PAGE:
According to the foundations CEO the organisation is feeling a sense of relief that the whole thing is now behind them, which makes you wonder did Armstrong take his descision to help his foundation? Did he feel the foundations work and legacy was more important than his own? Well his statement gives a hint to this being the case:
“We have a lot of work to do and I’m looking forward to an end to this pointless distraction,” Armstrong, one of the world’s most famous cancer survivors, said in his statement. “I have a responsibility to all those who have stepped forward to devote their time and energy to the cancer cause.”
Armstrong has become more than a cyclist that broke records, he is an activist, he is a change maker. In many ways the foundation has actually become bigger than the man who founded it. Maybe that is why it and he will survive this “crisis”
There have been financial impact to the foundation, and this is to be expected. Armstrong is banned from cycling, so this means he can’t compete in Triathlons, so the deal he had with the World Triathlon Corporation, in which Armstrong would compete in WTC events in exchange for $1 million for the foundation, is off the table, because he cannot compete in Triathlons. But Nike have come out and said they are standing behind Armstrong and the Foundation.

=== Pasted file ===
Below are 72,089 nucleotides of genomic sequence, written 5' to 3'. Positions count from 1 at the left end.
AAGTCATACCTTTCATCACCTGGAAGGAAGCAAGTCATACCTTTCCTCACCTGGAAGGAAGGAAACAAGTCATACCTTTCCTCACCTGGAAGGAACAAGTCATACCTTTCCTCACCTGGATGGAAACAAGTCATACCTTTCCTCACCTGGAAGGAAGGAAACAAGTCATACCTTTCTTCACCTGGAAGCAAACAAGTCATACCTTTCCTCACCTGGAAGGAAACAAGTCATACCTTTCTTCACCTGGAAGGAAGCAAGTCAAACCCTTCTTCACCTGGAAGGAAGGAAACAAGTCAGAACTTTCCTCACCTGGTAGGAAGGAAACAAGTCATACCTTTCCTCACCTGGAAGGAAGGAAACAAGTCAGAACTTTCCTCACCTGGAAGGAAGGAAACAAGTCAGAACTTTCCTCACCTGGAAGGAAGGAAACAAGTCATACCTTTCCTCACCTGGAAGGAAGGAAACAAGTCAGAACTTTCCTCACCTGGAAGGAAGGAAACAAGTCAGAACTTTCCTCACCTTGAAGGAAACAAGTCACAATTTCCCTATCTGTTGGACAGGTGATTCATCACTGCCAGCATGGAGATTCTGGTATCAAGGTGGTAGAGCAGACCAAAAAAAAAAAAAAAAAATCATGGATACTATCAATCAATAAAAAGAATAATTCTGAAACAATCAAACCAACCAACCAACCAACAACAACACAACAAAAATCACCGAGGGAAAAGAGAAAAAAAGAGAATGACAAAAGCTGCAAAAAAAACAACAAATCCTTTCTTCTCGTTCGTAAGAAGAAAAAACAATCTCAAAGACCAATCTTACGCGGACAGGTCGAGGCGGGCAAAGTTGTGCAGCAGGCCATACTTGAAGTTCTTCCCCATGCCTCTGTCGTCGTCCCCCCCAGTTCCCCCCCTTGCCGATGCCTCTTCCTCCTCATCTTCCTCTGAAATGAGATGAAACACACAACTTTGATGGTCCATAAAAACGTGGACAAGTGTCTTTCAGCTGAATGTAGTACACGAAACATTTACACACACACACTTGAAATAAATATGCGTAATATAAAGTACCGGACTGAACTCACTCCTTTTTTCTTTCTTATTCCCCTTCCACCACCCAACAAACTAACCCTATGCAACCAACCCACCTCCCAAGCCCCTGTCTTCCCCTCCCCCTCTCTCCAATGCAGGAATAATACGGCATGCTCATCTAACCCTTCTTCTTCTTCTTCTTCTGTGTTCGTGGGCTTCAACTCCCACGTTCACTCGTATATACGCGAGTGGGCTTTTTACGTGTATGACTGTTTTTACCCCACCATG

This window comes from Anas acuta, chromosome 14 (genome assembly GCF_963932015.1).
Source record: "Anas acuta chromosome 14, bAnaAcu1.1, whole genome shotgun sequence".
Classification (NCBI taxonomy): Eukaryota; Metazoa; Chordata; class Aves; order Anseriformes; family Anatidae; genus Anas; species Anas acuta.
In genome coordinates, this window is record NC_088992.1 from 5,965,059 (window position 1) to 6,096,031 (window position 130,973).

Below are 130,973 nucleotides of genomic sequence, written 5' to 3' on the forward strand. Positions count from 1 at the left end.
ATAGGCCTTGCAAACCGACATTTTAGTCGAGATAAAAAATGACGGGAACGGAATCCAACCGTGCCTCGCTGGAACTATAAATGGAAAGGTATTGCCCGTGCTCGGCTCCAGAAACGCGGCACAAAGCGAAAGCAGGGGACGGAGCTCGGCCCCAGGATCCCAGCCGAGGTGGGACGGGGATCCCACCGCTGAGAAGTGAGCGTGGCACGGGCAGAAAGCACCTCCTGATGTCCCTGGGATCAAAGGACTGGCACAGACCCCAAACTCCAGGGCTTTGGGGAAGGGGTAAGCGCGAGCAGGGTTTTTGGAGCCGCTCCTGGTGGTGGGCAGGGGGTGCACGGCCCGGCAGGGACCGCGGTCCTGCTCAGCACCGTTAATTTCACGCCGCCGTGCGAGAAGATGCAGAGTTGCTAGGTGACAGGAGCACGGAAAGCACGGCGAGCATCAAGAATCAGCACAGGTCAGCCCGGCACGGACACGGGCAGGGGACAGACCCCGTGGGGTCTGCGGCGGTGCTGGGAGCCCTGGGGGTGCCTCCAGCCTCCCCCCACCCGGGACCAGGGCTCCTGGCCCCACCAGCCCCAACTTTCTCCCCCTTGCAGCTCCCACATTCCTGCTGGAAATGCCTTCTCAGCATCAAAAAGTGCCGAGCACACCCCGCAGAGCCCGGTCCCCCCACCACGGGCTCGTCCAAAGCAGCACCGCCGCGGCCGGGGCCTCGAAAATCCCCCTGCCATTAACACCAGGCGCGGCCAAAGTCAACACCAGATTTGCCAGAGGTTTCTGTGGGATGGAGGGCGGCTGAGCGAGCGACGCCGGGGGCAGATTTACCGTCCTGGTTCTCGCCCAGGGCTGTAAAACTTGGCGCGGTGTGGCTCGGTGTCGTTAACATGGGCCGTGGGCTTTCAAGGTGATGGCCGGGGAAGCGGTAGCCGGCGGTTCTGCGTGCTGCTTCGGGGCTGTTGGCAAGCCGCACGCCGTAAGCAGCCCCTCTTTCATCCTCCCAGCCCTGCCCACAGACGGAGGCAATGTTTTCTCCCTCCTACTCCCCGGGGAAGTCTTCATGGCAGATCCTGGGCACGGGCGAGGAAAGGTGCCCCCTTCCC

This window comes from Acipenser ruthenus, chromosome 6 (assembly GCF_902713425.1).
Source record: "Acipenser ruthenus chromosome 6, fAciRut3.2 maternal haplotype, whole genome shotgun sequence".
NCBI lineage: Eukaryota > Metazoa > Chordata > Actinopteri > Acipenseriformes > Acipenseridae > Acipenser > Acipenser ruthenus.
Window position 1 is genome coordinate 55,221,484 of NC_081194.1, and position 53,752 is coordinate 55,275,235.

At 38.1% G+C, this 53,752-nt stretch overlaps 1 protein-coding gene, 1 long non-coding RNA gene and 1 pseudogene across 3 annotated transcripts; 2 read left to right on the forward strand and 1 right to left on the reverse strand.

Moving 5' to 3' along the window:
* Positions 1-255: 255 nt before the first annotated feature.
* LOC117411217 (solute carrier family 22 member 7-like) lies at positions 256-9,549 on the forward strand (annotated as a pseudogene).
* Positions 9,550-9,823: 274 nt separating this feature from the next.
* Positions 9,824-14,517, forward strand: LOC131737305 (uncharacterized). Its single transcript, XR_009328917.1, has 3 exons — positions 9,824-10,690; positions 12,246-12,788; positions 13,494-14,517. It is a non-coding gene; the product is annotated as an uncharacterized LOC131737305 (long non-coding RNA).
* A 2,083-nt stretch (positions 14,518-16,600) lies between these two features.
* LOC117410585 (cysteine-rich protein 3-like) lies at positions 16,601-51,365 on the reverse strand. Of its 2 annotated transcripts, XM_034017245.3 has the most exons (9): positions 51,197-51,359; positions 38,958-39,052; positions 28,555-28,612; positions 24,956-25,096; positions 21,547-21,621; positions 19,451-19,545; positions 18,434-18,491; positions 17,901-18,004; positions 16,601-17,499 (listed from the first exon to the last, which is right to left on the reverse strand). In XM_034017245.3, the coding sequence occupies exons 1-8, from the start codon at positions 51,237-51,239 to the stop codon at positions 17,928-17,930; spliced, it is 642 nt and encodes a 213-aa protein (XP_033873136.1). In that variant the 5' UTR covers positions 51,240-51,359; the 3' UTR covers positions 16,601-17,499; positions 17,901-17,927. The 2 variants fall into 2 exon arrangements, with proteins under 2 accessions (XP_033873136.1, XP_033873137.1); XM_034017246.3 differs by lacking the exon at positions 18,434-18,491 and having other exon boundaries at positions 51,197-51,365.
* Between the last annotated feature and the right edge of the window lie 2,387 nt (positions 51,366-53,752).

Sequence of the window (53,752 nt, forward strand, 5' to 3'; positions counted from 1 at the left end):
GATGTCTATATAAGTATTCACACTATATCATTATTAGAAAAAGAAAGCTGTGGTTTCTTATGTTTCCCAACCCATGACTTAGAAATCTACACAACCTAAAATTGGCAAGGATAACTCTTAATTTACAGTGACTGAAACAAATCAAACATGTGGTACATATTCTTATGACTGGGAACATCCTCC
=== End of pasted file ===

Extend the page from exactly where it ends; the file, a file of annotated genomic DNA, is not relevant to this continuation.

I think this quote from The Roar kind of sums up how a lot of people feel towards Armstrong and more importantly the foundation.
For what its worth, I own a framed cycling jersey that is signed by Lance Armstrong. It will continue to hang proudly on my office wall. In my eyes his signature represents excellence and the fight against cancer.
For what its worth, I own a framed cycling jersey that is signed by Lance Armstrong. It will continue to hang proudly on my office wall. In my eyes his signature represents excellence and the fight against cancer. We, the fans, will ultimately decide the value of the Lance Armstrong brand.